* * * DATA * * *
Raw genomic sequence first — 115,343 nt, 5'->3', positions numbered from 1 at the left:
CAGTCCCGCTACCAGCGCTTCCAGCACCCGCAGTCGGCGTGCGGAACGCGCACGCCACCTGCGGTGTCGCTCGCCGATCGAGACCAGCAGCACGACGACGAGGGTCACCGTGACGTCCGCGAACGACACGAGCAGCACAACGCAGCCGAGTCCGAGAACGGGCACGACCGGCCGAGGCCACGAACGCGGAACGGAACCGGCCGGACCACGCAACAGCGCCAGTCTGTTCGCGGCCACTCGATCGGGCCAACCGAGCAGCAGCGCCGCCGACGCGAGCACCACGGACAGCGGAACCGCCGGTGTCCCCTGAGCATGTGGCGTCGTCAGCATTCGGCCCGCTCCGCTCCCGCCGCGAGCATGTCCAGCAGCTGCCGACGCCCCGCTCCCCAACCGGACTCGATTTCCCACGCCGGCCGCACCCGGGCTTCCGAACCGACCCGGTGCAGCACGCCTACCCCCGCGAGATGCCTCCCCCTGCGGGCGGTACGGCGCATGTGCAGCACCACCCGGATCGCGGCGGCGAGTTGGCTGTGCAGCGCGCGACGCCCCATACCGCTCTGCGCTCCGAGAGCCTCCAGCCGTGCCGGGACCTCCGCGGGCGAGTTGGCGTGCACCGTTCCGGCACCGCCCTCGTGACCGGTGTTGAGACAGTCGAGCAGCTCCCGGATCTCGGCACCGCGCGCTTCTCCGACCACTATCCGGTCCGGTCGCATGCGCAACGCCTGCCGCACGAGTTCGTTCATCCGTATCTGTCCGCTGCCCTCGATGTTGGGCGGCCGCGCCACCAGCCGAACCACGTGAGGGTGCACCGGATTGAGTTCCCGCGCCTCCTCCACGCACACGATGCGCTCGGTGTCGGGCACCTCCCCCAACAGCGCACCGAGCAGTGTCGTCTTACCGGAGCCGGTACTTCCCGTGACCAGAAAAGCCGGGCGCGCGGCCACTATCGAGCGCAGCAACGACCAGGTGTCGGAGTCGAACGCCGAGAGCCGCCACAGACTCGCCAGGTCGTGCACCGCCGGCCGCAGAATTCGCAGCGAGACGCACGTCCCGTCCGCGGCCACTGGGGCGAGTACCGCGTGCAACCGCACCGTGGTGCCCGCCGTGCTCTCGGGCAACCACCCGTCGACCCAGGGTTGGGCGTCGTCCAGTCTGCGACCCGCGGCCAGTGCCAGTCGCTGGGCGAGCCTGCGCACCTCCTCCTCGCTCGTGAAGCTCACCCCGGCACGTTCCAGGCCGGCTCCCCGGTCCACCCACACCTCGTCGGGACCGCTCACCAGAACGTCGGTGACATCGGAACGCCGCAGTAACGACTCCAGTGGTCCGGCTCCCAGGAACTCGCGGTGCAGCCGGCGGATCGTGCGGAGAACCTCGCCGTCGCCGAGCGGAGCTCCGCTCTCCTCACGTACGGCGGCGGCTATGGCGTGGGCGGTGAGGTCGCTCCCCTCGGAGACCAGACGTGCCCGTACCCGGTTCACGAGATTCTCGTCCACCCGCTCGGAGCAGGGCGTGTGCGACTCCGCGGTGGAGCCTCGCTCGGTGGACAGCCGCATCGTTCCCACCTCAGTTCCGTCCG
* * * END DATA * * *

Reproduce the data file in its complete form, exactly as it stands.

Raw genomic sequence first — 115,343 nt, 5'->3', positions numbered from 1 at the left:
CAGTCCCGCTACCAGCGCTTCCAGCACCCGCAGTCGGCGTGCGGAACGCGCACGCCACCTGCGGTGTCGCTCGCCGATCGAGACCAGCAGCACGACGACGAGGGTCACCGTGACGTCCGCGAACGACACGAGCAGCACAACGCAGCCGAGTCCGAGAACGGGCACGACCGGCCGAGGCCACGAACGCGGAACGGAACCGGCCGGACCACGCAACAGCGCCAGTCTGTTCGCGGCCACTCGATCGGGCCAACCGAGCAGCAGCGCCGCCGACGCGAGCACCACGGACAGCGGAACCGCCGGTGTCCCCTGAGCATGTGGCGTCGTCAGCATTCGGCCCGCTCCGCTCCCGCCGCGAGCATGTCCAGCAGCTGCCGACGCCCCGCTCCCCAACCGGACTCGATTTCCCACGCCGGCCGCACCCGGGCTTCCGAACCGACCCGGTGCAGCACGCCTACCCCCGCGAGATGCCTCCCCCTGCGGGCGGTACGGCGCATGTGCAGCACCACCCGGATCGCGGCGGCGAGTTGGCTGTGCAGCGCGCGACGCCCCATACCGCTCTGCGCTCCGAGAGCCTCCAGCCGTGCCGGGACCTCCGCGGGCGAGTTGGCGTGCACCGTTCCGGCACCGCCCTCGTGACCGGTGTTGAGACAGTCGAGCAGCTCCCGGATCTCGGCACCGCGCGCTTCTCCGACCACTATCCGGTCCGGTCGCATGCGCAACGCCTGCCGCACGAGTTCGTTCATCCGTATCTGTCCGCTGCCCTCGATGTTGGGCGGCCGCGCCACCAGCCGAACCACGTGAGGGTGCACCGGATTGAGTTCCCGCGCCTCCTCCACGCACACGATGCGCTCGGTGTCGGGCACCTCCCCCAACAGCGCACCGAGCAGTGTCGTCTTACCGGAGCCGGTACTTCCCGTGACCAGAAAAGCCGGGCGCGCGGCCACTATCGAGCGCAGCAACGACCAGGTGTCGGAGTCGAACGCCGAGAGCCGCCACAGACTCGCCAGGTCGTGCACCGCCGGCCGCAGAATTCGCAGCGAGACGCACGTCCCGTCCGCGGCCACTGGGGCGAGTACCGCGTGCAACCGCACCGTGGTGCCCGCCGTGCTCTCGGGCAACCACCCGTCGACCCAGGGTTGGGCGTCGTCCAGTCTGCGACCCGCGGCCAGTGCCAGTCGCTGGGCGAGCCTGCGCACCTCCTCCTCGCTCGTGAAGCTCACCCCGGCACGTTCCAGGCCGGCTCCCCGGTCCACCCACACCTCGTCGGGACCGCTCACCAGAACGTCGGTGACATCGGAACGCCGCAGTAACGACTCCAGTGGTCCGGCTCCCAGGAACTCGCGGTGCAGCCGGCGGATCGTGCGGAGAACCTCGCCGTCGCCGAGCGGAGCTCCGCTCTCCTCACGTACGGCGGCGGCTATGGCGTGGGCGGTGAGGTCGCTCCCCTCGGAGACCAGACGTGCCCGTACCCGGTTCACGAGATTCTCGTCCACCCGCTCGGAGCAGGGCGTGTGCGACTCCGCGGTGGAGCCTCGCTCGGTGGACAGCCGCATCGTTCCCACCTCAGTTCCGTCCG